Why did you decide a music festival was the best way to raise funds and attention for the struggling event industry?
Valois: The idea for a benefit concert is something that [TOURTech CEO] Shannon Cook and I first discussed as early as April 2020. Shannon and I were both original co-founders of the Live Events Coalition. … As the crisis wore on, we continued to discuss the idea for a benefit concert as our personal passions were really about finding a way to raise funds that could go directly to the people who were most impacted by the loss of their livelihood. At the same time, the team behind Live From Nowhere—a group focused on raising awareness about the impact of COVID-19 on the live entertainment events segment of the industry—reached out to me about finding ways to collaborate.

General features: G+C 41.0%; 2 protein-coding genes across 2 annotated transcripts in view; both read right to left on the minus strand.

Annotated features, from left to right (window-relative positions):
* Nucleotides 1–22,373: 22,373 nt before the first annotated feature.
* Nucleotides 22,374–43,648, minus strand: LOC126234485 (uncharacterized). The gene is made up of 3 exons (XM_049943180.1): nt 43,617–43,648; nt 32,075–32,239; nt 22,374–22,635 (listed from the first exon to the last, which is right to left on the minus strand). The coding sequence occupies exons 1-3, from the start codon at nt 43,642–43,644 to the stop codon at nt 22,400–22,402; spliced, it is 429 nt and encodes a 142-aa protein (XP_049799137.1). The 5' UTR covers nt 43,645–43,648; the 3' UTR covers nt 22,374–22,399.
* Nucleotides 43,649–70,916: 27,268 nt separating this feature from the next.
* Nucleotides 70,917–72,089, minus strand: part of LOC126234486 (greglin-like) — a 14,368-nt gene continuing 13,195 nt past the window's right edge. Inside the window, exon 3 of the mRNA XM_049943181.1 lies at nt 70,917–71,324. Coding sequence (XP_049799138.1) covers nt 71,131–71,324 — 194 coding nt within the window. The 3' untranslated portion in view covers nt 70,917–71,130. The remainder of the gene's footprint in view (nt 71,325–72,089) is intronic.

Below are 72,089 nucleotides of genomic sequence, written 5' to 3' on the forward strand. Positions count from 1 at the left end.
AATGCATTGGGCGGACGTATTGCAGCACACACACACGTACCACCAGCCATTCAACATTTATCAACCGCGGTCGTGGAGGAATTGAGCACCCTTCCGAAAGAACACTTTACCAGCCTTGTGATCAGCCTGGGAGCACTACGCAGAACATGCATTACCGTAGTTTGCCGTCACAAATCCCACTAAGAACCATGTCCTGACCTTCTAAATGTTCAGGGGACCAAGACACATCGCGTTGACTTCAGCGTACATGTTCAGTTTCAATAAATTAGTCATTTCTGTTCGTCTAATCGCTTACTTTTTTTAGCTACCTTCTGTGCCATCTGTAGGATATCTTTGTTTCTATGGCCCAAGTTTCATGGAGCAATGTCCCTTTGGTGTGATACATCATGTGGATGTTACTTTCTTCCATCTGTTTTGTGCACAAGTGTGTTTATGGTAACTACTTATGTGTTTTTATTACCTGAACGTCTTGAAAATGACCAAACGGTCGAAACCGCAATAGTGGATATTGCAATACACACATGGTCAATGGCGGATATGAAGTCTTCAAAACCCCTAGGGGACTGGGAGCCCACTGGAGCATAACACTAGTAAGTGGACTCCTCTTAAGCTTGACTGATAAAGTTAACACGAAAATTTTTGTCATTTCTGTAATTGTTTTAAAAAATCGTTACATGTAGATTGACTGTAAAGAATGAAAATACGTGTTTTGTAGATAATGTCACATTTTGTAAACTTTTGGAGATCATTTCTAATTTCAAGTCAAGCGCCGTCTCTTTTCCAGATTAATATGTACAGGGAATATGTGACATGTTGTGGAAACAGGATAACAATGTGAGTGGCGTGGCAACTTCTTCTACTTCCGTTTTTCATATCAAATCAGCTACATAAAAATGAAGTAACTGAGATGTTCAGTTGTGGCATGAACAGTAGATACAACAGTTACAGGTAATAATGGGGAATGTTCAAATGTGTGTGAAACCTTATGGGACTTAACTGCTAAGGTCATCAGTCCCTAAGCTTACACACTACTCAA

We discussed the fact that the entertainment and events industry are always the ones to step up in times of need. … Literally, as we were volunteering to support the people who work in the industry, the entertainment industry was stepping up to raise money for first responders, hunger relief, and vaccine research. We have so many examples of incredibly successful events with talented performers that have made such an impact over the years—all of which were supported by the very live event pros that are in such distress right now.
We agreed that it was time to do what we do best and produce an event for our own people. As the important advocacy work continued at the Live Events Coalition, Shannon, Alexandra, and I decided to put our focus on the benefit concert and join forces with Lawrence "Filet" Mignogna (also a coalition volunteer), Stu Berk, Seth Robinson, and Sooner Routhier of Live From Nowhere, and founded the Live Events Lift Up Festival.